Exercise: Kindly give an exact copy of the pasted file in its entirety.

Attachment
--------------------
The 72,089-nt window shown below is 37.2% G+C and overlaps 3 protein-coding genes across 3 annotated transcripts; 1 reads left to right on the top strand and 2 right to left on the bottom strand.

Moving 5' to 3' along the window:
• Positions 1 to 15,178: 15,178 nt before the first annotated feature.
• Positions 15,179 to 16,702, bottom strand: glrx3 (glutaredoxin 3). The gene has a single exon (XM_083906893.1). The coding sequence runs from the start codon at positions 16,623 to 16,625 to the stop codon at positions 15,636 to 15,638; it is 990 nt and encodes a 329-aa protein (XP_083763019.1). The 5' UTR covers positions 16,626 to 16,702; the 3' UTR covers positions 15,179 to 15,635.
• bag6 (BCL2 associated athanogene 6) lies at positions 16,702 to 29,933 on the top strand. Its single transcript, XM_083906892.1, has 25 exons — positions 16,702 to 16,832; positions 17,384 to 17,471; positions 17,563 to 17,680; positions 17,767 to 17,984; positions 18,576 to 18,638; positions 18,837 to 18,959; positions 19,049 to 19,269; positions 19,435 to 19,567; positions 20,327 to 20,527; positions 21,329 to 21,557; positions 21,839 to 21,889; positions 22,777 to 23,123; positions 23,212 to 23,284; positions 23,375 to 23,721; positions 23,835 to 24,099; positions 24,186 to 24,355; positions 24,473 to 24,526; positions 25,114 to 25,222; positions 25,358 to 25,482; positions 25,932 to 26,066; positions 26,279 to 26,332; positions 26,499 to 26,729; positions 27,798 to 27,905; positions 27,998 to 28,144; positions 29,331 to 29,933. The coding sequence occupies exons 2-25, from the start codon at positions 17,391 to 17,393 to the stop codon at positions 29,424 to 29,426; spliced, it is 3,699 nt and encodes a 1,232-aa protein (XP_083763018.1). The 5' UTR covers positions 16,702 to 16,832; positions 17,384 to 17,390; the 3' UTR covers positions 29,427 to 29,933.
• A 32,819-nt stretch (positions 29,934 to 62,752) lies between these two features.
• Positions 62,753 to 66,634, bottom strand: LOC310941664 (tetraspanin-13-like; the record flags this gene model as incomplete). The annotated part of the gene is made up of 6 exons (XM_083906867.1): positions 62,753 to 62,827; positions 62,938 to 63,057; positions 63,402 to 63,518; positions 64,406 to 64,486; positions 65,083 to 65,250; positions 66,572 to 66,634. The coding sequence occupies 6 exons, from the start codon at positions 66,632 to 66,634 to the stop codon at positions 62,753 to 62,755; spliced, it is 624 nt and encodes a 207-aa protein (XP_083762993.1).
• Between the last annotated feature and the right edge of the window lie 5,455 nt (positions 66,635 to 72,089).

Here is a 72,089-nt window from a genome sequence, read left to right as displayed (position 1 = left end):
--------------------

The 72,089-nt window shown below is 37.2% G+C and overlaps 3 protein-coding genes across 3 annotated transcripts; 1 reads left to right on the top strand and 2 right to left on the bottom strand.

Moving 5' to 3' along the window:
• Positions 1 to 15,178: 15,178 nt before the first annotated feature.
• Positions 15,179 to 16,702, bottom strand: glrx3 (glutaredoxin 3). The gene has a single exon (XM_083906893.1). The coding sequence runs from the start codon at positions 16,623 to 16,625 to the stop codon at positions 15,636 to 15,638; it is 990 nt and encodes a 329-aa protein (XP_083763019.1). The 5' UTR covers positions 16,626 to 16,702; the 3' UTR covers positions 15,179 to 15,635.
• bag6 (BCL2 associated athanogene 6) lies at positions 16,702 to 29,933 on the top strand. Its single transcript, XM_083906892.1, has 25 exons — positions 16,702 to 16,832; positions 17,384 to 17,471; positions 17,563 to 17,680; positions 17,767 to 17,984; positions 18,576 to 18,638; positions 18,837 to 18,959; positions 19,049 to 19,269; positions 19,435 to 19,567; positions 20,327 to 20,527; positions 21,329 to 21,557; positions 21,839 to 21,889; positions 22,777 to 23,123; positions 23,212 to 23,284; positions 23,375 to 23,721; positions 23,835 to 24,099; positions 24,186 to 24,355; positions 24,473 to 24,526; positions 25,114 to 25,222; positions 25,358 to 25,482; positions 25,932 to 26,066; positions 26,279 to 26,332; positions 26,499 to 26,729; positions 27,798 to 27,905; positions 27,998 to 28,144; positions 29,331 to 29,933. The coding sequence occupies exons 2-25, from the start codon at positions 17,391 to 17,393 to the stop codon at positions 29,424 to 29,426; spliced, it is 3,699 nt and encodes a 1,232-aa protein (XP_083763018.1). The 5' UTR covers positions 16,702 to 16,832; positions 17,384 to 17,390; the 3' UTR covers positions 29,427 to 29,933.
• A 32,819-nt stretch (positions 29,934 to 62,752) lies between these two features.
• Positions 62,753 to 66,634, bottom strand: LOC310941664 (tetraspanin-13-like; the record flags this gene model as incomplete). The annotated part of the gene is made up of 6 exons (XM_083906867.1): positions 62,753 to 62,827; positions 62,938 to 63,057; positions 63,402 to 63,518; positions 64,406 to 64,486; positions 65,083 to 65,250; positions 66,572 to 66,634. The coding sequence occupies 6 exons, from the start codon at positions 66,632 to 66,634 to the stop codon at positions 62,753 to 62,755; spliced, it is 624 nt and encodes a 207-aa protein (XP_083762993.1).
• Between the last annotated feature and the right edge of the window lie 5,455 nt (positions 66,635 to 72,089).

Here is a 72,089-nt window from a genome sequence, read left to right as displayed (position 1 = left end):